Neanderthals, Not Homo sapiens, Created the World’s Oldest Cave Engravings

Neanderthals, Not Homo sapiens, Created the World's Oldest Cave Engravings

A recent discovery has revealed that Homo sapiens were not the first “artists” of cave engravings in the world. The discovery of fingerprints dating back 57,000 years confirms this.

The study took place in France and has become the oldest known human-made engraving. However, what is most surprising is that its creator is a much older species than previously believed: the Neanderthals.

The oldest cave engravings: Not the work of Homo sapiens

Neanderthals, Not Homo sapiens, Created the World's Oldest Cave Engravings

They were discovered in La Roche-Cotad, in the Centre-Val de Loire region in north-central France. After the cave was used as a meeting place by prehistoric humans, it was sealed for thousands of years by frozen sediments. It was rediscovered in the 19th century and excavated in the 20th century.

On the cave walls, a series of “finger-flutings” or marks made with fingers were found. Some are circular, others have a wavy shape.

Experts from the University of Tours recently used optically stimulated luminescence dating, discovering that the cave engravings are approximately 57,000 years old. This makes it clear that Homo sapiens is not responsible, as they had not yet settled in that part of Europe at that time.

Several stone tools were also found, suggesting that the site was used by a community of prehistoric humans. The tools were made in a specific style known as “Mousterian,” a technology associated with Neanderthals. This is further evidence that Homo sapiens were not responsible.

The marks are imprinted on the soft sediment of the cave wall, and it is believed that they were not made by mistake. After analyzing their shape and arrangement, the team concluded that they had organization and intention.

Other expressions of Neanderthal art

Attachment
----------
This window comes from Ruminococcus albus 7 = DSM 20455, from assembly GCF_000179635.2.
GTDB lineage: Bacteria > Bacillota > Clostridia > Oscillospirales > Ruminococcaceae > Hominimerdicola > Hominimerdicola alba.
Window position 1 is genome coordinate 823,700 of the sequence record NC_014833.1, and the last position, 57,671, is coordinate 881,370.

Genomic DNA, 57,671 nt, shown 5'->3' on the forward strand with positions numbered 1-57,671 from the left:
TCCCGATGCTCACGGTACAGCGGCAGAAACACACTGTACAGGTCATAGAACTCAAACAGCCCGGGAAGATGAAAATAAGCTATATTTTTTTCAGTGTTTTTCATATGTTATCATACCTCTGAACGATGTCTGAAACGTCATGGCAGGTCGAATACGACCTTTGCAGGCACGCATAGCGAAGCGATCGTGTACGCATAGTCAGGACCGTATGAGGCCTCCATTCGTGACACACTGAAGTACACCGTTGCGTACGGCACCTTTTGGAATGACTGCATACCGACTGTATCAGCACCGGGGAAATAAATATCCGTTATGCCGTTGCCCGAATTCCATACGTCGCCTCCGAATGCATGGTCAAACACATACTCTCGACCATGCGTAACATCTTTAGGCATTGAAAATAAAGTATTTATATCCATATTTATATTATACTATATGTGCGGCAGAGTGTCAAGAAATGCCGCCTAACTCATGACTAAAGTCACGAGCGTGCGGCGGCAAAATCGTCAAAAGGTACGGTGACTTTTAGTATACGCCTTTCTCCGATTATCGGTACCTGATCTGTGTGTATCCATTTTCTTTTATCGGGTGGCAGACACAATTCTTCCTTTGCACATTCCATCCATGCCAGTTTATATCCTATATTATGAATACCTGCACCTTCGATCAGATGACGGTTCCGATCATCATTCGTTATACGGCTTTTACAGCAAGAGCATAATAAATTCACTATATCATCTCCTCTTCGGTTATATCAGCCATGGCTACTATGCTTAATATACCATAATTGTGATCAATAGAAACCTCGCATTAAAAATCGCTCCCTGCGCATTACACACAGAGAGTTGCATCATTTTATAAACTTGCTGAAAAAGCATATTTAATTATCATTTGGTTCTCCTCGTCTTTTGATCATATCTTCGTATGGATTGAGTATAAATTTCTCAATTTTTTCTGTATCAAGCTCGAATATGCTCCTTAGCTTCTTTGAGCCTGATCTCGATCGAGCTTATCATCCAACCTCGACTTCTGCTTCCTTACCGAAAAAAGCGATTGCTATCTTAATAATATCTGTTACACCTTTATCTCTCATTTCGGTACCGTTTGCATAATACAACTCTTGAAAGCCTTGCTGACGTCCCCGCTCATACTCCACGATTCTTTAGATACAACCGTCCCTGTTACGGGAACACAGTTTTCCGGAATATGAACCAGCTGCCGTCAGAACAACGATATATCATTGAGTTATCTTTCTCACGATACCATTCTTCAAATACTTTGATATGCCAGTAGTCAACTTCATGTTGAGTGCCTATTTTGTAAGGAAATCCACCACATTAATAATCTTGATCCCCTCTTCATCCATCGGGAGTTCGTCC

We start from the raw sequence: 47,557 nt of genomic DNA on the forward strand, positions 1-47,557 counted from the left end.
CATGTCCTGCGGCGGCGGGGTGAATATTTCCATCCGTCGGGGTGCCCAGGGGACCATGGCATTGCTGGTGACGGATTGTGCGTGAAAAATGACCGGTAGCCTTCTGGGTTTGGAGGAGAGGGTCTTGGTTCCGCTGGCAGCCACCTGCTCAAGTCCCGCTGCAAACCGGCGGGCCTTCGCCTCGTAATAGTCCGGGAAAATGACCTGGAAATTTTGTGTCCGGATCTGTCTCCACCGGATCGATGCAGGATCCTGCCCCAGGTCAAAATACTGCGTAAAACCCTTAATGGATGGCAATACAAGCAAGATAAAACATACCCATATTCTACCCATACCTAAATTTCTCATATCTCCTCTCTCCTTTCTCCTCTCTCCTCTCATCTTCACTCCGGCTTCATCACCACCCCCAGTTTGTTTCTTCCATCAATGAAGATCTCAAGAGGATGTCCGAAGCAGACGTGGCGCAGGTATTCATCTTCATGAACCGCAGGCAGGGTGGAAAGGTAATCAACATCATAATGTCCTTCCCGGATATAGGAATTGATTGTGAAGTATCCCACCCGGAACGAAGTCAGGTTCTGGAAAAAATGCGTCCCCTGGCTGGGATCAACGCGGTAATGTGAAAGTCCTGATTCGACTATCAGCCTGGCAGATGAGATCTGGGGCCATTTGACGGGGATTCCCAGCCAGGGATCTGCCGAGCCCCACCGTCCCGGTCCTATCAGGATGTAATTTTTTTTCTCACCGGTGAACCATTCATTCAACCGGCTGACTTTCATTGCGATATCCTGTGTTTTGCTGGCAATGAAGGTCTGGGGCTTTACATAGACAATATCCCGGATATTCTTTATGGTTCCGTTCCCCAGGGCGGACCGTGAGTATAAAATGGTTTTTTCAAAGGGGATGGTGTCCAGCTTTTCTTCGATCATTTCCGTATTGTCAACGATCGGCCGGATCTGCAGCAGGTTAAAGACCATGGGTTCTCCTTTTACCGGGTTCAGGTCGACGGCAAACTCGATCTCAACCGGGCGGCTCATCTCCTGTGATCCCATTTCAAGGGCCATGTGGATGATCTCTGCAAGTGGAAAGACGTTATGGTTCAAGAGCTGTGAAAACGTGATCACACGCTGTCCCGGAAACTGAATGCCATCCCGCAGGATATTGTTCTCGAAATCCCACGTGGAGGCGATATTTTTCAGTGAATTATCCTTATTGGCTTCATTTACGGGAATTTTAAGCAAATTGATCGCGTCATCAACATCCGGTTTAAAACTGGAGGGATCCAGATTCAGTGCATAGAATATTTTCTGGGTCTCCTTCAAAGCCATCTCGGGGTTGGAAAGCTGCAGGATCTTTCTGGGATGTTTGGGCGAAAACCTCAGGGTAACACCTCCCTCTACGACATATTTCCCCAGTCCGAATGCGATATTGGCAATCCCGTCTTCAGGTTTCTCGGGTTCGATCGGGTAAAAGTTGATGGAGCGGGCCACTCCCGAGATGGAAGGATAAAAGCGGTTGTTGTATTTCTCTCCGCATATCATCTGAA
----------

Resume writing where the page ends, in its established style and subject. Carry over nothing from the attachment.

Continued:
Neanderthals, Not Homo sapiens, Created the World's Oldest Cave Engravings

The closest comparison to other “experimental” human marks was with the well-known “fingerprints of La Roche-Cotard.” These were made as an active expression of creativity.

But there are older examples of human artwork. In the Cave of Ardales, in southern Spain, there is a collection of painted cave stalagmites believed to date back 65,000 years. These were also created by Neanderthals.

Beyond cave engravings, the oldest known art attributed to Homo sapiens is a pot-bellied pig found in Indonesia dating back 45,000 years.

It is surprising that our distant relatives, the Neanderthals, have been portrayed as simple cave dwellers lacking the cognitive abilities of our species. But that idea has been discarded over time.

A wealth of evidence shows that Neanderthals were much more intelligent creatures. They created cave engravings, cared for their communities, and developed rich cultures. While their extinction is not yet fully understood, it is almost certain that it was not due to their intellectual capacity.

The study has been published in the journal PLOS ONE.

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Acerca de Erick Sumoza

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